Assuming that the charge outside the wire is at rest with respect to the protons in the wire, while also assuming that protons in the wire are at rest with respect to the wire itself, implies that the charge outside the wire is at rest with respect to the wire itself, meaning that, via the Lorentz force law, the charge feels no force on it. The Lorentz force law is special relativistic, so I'm not sure what more you want.

  • $\begingroup$ I have given the link to video. 1. You have not understood the question 2. You have not even attempted to answer the question, you have done the same thing what you accused them of, simply assuming you are correct just because you feel like it. $\endgroup$
    – user218113
    Aug 28, 2018 at 4:17
  • $\begingroup$ If you show that you have done research and ask a more specific question, then you'll get a better response. Oh, i did answer your second question... that website is nonsense. $\endgroup$ Aug 28, 2018 at 4:54
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    $\begingroup$ The source for 2 isn't all that bad. It has mistakes, but then it is a confusing subject. He has rediscovered the Ehrenfest paradox, and applied it to electrons in a circular wire. He concludes that the apparent paradox means that Lorentz contraction is not the explanation for magnatism. This is a lot more reasonable than some people get. See en.wikipedia.org/wiki/Ehrenfest_paradox $\endgroup$
    – mmesser314
    Aug 28, 2018 at 4:54
  • $\begingroup$ @ChakrapaniNRao Also, I did answer your question 1., since if the charge is at rest it will not feel a force from the wire. The Feynman Lectures Volume 2 pgs 13-6,7,8,9,10 cover this quite extensively. $\endgroup$ Aug 28, 2018 at 5:08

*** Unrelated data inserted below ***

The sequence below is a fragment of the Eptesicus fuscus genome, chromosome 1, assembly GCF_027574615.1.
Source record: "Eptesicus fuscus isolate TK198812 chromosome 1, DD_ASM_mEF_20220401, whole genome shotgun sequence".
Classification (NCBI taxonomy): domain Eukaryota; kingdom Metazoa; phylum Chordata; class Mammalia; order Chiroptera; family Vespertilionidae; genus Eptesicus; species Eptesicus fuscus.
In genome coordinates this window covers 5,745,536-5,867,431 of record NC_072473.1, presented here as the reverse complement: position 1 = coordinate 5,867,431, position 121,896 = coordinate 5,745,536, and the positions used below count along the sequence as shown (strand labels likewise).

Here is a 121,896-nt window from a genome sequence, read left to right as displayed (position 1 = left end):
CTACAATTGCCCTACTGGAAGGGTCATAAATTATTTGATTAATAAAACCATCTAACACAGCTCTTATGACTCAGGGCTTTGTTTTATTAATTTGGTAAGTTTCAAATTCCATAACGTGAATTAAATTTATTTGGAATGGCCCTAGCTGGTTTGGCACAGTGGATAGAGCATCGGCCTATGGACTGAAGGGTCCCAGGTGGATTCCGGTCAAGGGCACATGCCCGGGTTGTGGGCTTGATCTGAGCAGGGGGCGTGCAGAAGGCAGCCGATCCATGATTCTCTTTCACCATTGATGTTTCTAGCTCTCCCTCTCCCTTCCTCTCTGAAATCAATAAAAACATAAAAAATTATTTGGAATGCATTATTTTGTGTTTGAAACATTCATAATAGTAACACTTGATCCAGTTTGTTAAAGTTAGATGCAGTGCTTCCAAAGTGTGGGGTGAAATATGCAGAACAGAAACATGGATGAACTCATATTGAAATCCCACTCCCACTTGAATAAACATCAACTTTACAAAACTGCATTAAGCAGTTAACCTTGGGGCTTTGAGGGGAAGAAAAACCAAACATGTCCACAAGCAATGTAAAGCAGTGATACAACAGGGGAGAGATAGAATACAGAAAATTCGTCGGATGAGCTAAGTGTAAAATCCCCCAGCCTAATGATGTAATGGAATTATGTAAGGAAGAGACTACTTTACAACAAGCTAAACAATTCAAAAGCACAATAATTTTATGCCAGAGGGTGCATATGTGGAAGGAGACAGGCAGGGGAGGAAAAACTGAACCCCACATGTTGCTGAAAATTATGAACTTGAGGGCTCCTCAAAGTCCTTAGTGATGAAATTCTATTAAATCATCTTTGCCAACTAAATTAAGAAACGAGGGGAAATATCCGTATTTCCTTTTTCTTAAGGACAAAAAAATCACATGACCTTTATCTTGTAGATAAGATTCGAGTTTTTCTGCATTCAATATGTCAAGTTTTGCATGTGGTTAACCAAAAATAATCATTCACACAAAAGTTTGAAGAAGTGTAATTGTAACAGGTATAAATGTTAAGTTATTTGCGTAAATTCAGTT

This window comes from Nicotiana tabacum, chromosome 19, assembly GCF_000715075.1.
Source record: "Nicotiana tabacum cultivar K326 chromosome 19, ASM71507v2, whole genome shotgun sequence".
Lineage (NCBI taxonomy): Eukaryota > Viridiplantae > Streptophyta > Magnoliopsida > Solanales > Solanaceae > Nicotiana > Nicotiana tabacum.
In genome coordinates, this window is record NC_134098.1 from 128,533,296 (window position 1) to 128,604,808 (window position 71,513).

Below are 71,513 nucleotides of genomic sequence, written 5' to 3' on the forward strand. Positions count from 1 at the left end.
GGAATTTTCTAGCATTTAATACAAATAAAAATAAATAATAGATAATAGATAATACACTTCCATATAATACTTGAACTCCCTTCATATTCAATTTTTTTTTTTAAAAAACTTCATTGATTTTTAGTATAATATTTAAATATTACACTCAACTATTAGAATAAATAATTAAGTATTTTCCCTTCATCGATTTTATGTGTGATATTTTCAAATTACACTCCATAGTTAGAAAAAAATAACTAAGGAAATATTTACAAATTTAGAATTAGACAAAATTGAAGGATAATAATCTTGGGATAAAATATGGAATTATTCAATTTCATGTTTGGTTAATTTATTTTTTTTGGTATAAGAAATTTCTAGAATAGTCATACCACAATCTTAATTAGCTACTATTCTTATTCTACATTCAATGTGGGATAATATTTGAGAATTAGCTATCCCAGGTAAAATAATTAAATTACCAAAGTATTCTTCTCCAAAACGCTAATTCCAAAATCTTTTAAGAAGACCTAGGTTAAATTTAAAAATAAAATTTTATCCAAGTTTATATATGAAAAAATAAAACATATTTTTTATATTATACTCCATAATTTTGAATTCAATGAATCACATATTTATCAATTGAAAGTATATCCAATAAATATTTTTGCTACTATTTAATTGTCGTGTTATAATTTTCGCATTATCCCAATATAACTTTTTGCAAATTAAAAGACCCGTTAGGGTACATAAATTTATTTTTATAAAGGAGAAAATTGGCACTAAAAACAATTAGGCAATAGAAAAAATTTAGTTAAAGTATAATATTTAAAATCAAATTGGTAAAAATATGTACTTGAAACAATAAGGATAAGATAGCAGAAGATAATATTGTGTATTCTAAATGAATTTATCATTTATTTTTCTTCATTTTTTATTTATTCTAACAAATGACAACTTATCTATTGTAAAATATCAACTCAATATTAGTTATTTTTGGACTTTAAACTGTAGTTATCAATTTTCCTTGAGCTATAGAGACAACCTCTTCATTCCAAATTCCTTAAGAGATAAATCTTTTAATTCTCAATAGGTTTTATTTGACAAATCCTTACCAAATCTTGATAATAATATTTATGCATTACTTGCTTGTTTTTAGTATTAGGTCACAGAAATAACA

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    $\begingroup$ @N.Steinle, but the question wasn't whether charges at rest feel a force, the question was how does this follow from relativity? $\endgroup$
    – The Photon
    Aug 28, 2018 at 5:19

Why does the charge next to the conducting wire have to be moving. When the charge is stationary, as moving electrons are compressed, the positive charge must experience an attraction. Why is that not happening?

It's a special case where length contraction does not happen.

Whenever we have electron gas that is being accelerated by an electric field, then we have that "special case".

I'll draw a picture that might clarify what exactly happens:

Here are some still standing electrons:

o o o o

And here are those electrons after an electric field has accelerated them to relativistic velocity, the velocity is towards the right side of the screen:

0 0 0 0